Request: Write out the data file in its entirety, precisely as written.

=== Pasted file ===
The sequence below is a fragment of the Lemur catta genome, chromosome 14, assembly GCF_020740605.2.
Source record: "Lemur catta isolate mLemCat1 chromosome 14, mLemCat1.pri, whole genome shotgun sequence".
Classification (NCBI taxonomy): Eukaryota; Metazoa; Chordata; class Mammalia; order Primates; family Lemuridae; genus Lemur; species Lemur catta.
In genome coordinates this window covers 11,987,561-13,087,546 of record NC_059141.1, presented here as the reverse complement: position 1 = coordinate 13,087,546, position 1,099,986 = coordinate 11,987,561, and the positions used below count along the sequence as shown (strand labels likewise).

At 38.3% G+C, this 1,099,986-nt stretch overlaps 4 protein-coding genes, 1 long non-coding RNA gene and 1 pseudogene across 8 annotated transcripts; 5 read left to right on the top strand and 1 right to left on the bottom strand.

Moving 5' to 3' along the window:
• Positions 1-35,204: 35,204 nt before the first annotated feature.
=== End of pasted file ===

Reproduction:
The sequence below is a fragment of the Lemur catta genome, chromosome 14, assembly GCF_020740605.2.
Source record: "Lemur catta isolate mLemCat1 chromosome 14, mLemCat1.pri, whole genome shotgun sequence".
Classification (NCBI taxonomy): Eukaryota; Metazoa; Chordata; class Mammalia; order Primates; family Lemuridae; genus Lemur; species Lemur catta.
In genome coordinates this window covers 11,987,561-13,087,546 of record NC_059141.1, presented here as the reverse complement: position 1 = coordinate 13,087,546, position 1,099,986 = coordinate 11,987,561, and the positions used below count along the sequence as shown (strand labels likewise).

At 38.3% G+C, this 1,099,986-nt stretch overlaps 4 protein-coding genes, 1 long non-coding RNA gene and 1 pseudogene across 8 annotated transcripts; 5 read left to right on the top strand and 1 right to left on the bottom strand.

Moving 5' to 3' along the window:
• Positions 1-35,204: 35,204 nt before the first annotated feature.